Papers in the Biological Sciences


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Microbiology Resource Announcements



Copyright © 2022 Gunathilake et al. This is an open-access article distributed under the terms of the Creative Commons Attribution 4.0 International license.


Phage SN1 infects Sphaerotilus natans and Pseudomonas aeruginosa strains. Its genome consists of 61,858 bp (64.3% GC) and 89 genes, including 32 with predicted functions. SN1 genome is very similar to Pseudomonas phage M6, which contains hypermodified thymidines. Genome analyses revealed similar base-modifying genes as those found in M6.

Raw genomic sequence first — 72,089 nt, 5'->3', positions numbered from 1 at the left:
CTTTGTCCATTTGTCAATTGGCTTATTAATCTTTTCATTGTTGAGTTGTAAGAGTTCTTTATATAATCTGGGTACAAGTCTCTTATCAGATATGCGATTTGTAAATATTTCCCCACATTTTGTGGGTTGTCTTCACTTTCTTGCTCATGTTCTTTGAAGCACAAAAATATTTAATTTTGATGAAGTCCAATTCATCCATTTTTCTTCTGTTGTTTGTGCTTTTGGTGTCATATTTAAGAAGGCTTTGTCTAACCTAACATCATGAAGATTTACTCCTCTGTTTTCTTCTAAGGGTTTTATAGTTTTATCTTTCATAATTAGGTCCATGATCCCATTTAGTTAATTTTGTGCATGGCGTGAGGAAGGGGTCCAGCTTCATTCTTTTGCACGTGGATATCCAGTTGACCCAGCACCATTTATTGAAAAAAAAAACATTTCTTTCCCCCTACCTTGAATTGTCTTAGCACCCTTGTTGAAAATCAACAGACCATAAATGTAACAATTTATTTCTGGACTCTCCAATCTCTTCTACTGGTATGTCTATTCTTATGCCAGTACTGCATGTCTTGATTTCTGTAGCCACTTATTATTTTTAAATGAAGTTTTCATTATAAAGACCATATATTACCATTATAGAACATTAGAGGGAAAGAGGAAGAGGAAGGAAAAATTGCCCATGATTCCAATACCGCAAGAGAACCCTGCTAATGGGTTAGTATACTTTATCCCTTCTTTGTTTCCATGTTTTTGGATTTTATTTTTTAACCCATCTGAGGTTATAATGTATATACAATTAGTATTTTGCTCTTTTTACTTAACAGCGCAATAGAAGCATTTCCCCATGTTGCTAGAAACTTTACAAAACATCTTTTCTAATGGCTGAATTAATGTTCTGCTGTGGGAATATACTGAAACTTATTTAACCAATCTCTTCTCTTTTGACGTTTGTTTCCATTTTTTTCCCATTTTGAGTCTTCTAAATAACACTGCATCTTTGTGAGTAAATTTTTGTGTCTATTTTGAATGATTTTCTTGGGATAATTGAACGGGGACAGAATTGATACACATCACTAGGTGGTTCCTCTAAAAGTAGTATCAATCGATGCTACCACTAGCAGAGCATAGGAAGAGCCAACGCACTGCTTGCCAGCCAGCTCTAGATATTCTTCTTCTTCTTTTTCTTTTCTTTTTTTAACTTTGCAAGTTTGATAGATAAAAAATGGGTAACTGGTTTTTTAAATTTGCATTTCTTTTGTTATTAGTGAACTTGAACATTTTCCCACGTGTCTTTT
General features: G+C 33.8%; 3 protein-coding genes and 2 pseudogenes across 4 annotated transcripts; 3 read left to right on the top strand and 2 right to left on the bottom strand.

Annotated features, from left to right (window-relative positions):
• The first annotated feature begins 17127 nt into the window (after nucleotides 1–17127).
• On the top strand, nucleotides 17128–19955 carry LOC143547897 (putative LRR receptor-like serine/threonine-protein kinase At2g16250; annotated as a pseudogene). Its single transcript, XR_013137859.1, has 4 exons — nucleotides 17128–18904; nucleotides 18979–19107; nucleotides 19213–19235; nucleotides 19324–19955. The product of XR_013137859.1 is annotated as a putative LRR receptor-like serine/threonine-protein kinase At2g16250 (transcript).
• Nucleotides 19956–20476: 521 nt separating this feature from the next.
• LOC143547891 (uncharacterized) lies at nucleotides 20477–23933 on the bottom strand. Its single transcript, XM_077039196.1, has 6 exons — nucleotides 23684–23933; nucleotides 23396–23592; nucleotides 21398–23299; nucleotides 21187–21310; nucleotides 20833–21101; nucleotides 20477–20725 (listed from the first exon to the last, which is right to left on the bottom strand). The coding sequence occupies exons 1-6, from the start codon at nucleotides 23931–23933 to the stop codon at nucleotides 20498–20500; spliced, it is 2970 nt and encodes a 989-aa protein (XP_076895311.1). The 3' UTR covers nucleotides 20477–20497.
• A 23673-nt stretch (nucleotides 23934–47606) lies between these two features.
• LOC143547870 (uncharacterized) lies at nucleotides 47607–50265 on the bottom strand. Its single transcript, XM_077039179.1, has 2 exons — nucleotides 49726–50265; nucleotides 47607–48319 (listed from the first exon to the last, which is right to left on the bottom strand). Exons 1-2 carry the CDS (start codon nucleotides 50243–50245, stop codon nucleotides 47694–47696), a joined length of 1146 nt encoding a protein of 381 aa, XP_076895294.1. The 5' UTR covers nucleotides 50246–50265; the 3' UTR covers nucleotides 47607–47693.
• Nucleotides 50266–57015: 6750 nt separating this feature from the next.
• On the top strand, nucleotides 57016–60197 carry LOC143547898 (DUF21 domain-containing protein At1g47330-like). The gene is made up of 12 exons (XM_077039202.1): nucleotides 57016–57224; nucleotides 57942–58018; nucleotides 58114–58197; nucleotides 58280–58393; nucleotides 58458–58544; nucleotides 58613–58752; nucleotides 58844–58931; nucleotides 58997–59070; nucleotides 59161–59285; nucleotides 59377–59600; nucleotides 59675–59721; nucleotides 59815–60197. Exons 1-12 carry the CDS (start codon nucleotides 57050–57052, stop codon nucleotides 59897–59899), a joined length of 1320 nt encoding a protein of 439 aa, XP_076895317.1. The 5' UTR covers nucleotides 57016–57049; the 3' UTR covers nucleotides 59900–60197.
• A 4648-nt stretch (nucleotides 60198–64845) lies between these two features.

Phage SN1 was isolated in 1979 from activated sludge samples obtained from a wastewater treatment plant (Lincoln, Nebraska, USA) using S. natans ATCC 13338 as the host (1, 2). An early study showed that the siphophage SN1 has unusual bases in its genome as confirmed by cellulose thin-layer chromatography (1). Its genomic DNA also showed resistance to type II restriction endonucleases (2). Host range studies indicate that phage SN1 can also infect Pseudomonas aeruginosa strains PAO33 and OT684 (2). Here, phage SN1 was amplified with its host S. natans ATCC 13338 in nutrient broth (3 g/L beef extract, 5 g/L peptone) and agitated at 30°C (2). Cell debris were removed by filtration (0.45 mm) and filtrates were stored at 4°C until use. Phage SN1 also infected P. aeruginosa PAO1 (HER1153) in TSB/TSA medium at 30°C using both plaque assays and lysis of liquid cultures. Species identification of the above two host strains was confirmed by 16S sequencing.